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When an async method that is awaited upon throws an exception, the exception is stored somewhere and throwing it is delayed. In a WinForms or WPF application, it uses SynchronizationContext.Current to post throwing of the exception. However, in e.g. a console application, it throws the exception on a thread pool and it brings down the application.

How can I prevent exceptions thrown from an async method from bringing down the application?

EDIT:

Appearantly the issue I'm describing is because I have void async methods. See comments.

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If an async method is awaited, the exception is thrown in the code that awaits it. Unhandled exceptions behave this way only if the method is void returning. This is a reason to avoid using async void methods as much as possible. –  svick Sep 7 '12 at 10:41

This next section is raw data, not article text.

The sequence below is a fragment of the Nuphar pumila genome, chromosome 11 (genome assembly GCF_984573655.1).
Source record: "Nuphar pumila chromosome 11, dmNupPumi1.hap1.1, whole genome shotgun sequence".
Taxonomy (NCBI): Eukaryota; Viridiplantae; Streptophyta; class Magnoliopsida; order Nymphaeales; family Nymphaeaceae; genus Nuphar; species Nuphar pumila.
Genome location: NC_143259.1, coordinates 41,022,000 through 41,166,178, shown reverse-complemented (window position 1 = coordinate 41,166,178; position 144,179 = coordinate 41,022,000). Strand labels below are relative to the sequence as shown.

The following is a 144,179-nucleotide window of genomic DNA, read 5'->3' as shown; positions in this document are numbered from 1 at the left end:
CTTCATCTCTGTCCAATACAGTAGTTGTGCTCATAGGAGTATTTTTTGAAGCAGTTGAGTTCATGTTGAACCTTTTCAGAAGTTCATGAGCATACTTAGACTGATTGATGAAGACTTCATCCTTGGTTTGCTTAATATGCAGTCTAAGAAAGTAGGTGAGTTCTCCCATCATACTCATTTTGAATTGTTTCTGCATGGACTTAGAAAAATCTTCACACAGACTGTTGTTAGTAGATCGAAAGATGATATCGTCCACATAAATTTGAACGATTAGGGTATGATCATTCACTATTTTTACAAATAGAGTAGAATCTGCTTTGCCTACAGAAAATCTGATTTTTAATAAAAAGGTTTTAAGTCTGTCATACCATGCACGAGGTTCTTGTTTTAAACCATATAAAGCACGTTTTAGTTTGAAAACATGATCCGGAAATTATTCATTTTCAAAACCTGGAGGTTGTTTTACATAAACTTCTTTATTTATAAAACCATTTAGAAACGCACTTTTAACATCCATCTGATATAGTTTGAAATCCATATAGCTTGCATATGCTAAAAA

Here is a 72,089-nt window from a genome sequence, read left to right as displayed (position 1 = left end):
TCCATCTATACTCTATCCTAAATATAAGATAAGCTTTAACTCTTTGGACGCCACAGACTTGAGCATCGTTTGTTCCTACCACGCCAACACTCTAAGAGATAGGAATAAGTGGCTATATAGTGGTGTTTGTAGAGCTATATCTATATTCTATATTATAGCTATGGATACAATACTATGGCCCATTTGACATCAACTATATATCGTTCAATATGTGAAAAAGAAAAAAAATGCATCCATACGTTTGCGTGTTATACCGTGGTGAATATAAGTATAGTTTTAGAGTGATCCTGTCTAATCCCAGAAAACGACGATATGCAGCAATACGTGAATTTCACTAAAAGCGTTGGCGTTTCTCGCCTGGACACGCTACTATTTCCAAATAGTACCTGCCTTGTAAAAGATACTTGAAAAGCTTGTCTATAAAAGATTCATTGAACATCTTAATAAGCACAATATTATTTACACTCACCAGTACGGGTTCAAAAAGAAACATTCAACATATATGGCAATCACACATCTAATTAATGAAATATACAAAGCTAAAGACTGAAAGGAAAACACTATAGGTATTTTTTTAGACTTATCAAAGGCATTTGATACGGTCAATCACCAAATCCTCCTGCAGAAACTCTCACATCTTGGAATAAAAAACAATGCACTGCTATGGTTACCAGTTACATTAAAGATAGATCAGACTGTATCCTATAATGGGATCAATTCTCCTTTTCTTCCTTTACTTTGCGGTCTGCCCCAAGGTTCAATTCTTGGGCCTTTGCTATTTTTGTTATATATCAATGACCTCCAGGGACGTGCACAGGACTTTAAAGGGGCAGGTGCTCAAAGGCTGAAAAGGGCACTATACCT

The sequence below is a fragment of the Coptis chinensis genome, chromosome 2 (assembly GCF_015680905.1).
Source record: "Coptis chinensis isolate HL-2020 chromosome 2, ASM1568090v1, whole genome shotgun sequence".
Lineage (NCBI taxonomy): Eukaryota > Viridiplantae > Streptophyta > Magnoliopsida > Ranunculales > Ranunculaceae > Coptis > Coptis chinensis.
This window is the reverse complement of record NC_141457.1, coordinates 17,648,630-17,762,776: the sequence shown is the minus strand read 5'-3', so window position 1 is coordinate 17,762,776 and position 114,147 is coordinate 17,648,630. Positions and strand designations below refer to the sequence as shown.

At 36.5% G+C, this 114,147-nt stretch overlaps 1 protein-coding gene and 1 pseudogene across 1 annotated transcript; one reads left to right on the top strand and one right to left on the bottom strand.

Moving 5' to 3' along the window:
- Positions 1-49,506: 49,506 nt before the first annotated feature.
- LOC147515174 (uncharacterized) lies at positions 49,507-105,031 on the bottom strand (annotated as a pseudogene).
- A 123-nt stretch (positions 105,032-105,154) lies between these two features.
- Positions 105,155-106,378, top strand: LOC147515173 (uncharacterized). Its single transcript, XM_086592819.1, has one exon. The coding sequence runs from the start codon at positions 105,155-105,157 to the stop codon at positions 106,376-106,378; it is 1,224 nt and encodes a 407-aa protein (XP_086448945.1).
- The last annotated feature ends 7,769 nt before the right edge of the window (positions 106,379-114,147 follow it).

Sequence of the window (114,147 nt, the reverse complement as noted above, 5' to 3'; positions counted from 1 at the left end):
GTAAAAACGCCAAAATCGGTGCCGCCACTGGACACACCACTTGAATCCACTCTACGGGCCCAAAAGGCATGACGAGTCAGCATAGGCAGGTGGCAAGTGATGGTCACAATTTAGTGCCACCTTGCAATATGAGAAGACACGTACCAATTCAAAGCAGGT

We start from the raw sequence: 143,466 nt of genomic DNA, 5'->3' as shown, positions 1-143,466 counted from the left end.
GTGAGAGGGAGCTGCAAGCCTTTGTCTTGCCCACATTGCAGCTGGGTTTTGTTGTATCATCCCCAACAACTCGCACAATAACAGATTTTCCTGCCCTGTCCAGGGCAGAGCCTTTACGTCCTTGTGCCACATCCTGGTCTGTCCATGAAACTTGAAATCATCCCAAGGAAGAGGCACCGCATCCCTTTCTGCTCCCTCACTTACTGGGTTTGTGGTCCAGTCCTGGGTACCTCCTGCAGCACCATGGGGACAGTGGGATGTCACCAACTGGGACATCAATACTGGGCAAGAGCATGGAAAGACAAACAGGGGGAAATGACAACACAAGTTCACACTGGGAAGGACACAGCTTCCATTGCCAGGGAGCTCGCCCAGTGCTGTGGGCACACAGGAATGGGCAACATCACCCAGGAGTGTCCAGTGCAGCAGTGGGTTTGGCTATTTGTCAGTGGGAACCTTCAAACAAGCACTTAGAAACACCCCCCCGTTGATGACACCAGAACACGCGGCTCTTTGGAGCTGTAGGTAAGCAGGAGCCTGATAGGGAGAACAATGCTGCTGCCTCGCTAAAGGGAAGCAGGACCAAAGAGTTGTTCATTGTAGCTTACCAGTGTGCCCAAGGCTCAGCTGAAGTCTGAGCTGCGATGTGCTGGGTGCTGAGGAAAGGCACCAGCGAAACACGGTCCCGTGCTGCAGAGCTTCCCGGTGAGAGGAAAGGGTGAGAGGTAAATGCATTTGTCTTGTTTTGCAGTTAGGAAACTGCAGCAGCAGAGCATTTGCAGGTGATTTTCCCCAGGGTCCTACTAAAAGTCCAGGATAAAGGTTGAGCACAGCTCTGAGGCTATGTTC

1  
@svick async void methods result in deterministic behaviour; calling a Task-returning function which results in an exception and not awaiting the task will raise the UnobservedTaskException event at some semirandom point in the future when the garbage collector runs, and if that does nothing, lets the program silently continue as if everything's all right. The problem isn't with async void methods, they merely expose the real problem. If you don't call a Task-returning function from an async method, there's a good chance you're doing something wrong. –  hvd Sep 7 '12 at 11:53
    
By the way, only "good chance" because there are a few exceptional (no pun intended) cases where it's okay to discard exceptions, but not a whole lot. –  hvd Sep 7 '12 at 11:55